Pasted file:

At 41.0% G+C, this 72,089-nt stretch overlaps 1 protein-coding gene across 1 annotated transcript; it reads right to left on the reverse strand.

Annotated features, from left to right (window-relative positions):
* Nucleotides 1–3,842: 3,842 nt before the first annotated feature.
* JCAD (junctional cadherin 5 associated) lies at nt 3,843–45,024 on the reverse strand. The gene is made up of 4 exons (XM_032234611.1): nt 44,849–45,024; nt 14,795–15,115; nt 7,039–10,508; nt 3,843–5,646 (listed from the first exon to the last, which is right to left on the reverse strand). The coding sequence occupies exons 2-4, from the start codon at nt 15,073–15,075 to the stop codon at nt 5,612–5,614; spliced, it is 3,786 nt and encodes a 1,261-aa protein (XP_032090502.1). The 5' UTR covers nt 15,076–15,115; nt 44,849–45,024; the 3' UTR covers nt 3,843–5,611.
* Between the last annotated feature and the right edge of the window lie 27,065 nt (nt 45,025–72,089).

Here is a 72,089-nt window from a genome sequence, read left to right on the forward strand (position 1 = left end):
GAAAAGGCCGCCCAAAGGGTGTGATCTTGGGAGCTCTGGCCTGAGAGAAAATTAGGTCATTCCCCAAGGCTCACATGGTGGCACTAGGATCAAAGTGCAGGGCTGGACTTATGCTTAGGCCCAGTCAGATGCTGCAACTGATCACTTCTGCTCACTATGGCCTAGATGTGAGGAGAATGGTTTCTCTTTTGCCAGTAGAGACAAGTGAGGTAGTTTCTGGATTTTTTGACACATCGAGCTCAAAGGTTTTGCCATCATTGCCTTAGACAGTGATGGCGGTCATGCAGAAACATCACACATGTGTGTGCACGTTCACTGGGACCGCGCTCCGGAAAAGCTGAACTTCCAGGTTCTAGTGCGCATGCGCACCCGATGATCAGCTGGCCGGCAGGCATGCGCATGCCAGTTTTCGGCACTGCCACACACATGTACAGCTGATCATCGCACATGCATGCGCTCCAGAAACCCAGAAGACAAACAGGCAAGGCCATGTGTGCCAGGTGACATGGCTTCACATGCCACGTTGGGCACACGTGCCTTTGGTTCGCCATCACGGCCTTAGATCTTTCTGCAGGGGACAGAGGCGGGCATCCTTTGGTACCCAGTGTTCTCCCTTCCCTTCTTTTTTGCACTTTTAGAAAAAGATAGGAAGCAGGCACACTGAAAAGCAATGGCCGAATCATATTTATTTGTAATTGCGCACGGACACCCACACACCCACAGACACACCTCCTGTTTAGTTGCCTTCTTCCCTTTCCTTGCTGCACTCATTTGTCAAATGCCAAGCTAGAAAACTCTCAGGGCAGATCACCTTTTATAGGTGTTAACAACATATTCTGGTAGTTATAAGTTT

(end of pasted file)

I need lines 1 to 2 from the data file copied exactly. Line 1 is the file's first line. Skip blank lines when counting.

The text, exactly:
At 41.0% G+C, this 72,089-nt stretch overlaps 1 protein-coding gene across 1 annotated transcript; it reads right to left on the reverse strand.

Annotated features, from left to right (window-relative positions):